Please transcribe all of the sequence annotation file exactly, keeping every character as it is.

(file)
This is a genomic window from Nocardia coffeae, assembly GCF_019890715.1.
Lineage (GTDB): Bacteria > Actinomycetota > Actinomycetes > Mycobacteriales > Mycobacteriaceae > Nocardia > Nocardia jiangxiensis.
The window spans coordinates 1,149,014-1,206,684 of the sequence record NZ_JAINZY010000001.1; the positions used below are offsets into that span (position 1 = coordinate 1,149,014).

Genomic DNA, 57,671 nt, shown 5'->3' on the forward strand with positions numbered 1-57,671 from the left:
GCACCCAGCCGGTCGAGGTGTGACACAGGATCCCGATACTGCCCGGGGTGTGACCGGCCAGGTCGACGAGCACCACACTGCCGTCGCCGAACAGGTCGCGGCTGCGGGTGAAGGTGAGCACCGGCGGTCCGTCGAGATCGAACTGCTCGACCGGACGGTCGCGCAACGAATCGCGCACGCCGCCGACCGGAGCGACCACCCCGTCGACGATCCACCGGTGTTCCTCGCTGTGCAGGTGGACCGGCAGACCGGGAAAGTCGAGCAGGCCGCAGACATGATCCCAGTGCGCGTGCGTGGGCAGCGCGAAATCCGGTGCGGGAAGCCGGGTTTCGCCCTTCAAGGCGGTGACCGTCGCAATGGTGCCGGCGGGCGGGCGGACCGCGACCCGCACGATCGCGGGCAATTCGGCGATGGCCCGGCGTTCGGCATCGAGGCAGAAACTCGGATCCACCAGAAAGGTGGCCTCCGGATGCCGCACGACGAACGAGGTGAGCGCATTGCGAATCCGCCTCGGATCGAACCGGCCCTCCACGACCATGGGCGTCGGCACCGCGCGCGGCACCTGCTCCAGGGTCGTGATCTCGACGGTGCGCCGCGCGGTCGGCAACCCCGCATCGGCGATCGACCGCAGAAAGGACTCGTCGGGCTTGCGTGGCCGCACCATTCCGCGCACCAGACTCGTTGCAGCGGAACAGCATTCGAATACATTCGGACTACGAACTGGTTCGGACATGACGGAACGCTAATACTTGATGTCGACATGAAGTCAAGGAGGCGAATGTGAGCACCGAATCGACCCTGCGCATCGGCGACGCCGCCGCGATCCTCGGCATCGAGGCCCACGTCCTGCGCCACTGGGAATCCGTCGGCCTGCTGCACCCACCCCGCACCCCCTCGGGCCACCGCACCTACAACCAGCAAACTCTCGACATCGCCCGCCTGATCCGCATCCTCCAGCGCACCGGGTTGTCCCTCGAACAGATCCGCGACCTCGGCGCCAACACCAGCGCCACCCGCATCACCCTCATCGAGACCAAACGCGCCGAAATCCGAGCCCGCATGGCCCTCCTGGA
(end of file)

This is a genomic window from Nocardia coffeae, assembly GCF_019890715.1.
Lineage (GTDB): Bacteria > Actinomycetota > Actinomycetes > Mycobacteriales > Mycobacteriaceae > Nocardia > Nocardia jiangxiensis.
The window spans coordinates 1,149,014-1,206,684 of the sequence record NZ_JAINZY010000001.1; the positions used below are offsets into that span (position 1 = coordinate 1,149,014).

Genomic DNA, 57,671 nt, shown 5'->3' on the forward strand with positions numbered 1-57,671 from the left:
GCACCCAGCCGGTCGAGGTGTGACACAGGATCCCGATACTGCCCGGGGTGTGACCGGCCAGGTCGACGAGCACCACACTGCCGTCGCCGAACAGGTCGCGGCTGCGGGTGAAGGTGAGCACCGGCGGTCCGTCGAGATCGAACTGCTCGACCGGACGGTCGCGCAACGAATCGCGCACGCCGCCGACCGGAGCGACCACCCCGTCGACGATCCACCGGTGTTCCTCGCTGTGCAGGTGGACCGGCAGACCGGGAAAGTCGAGCAGGCCGCAGACATGATCCCAGTGCGCGTGCGTGGGCAGCGCGAAATCCGGTGCGGGAAGCCGGGTTTCGCCCTTCAAGGCGGTGACCGTCGCAATGGTGCCGGCGGGCGGGCGGACCGCGACCCGCACGATCGCGGGCAATTCGGCGATGGCCCGGCGTTCGGCATCGAGGCAGAAACTCGGATCCACCAGAAAGGTGGCCTCCGGATGCCGCACGACGAACGAGGTGAGCGCATTGCGAATCCGCCTCGGATCGAACCGGCCCTCCACGACCATGGGCGTCGGCACCGCGCGCGGCACCTGCTCCAGGGTCGTGATCTCGACGGTGCGCCGCGCGGTCGGCAACCCCGCATCGGCGATCGACCGCAGAAAGGACTCGTCGGGCTTGCGTGGCCGCACCATTCCGCGCACCAGACTCGTTGCAGCGGAACAGCATTCGAATACATTCGGACTACGAACTGGTTCGGACATGACGGAACGCTAATACTTGATGTCGACATGAAGTCAAGGAGGCGAATGTGAGCACCGAATCGACCCTGCGCATCGGCGACGCCGCCGCGATCCTCGGCATCGAGGCCCACGTCCTGCGCCACTGGGAATCCGTCGGCCTGCTGCACCCACCCCGCACCCCCTCGGGCCACCGCACCTACAACCAGCAAACTCTCGACATCGCCCGCCTGATCCGCATCCTCCAGCGCACCGGGTTGTCCCTCGAACAGATCCGCGACCTCGGCGCCAACACCAGCGCCACCCGCATCACCCTCATCGAGACCAAACGCGCCGAAATCCGAGCCCGCATGGCCCTCCTGGA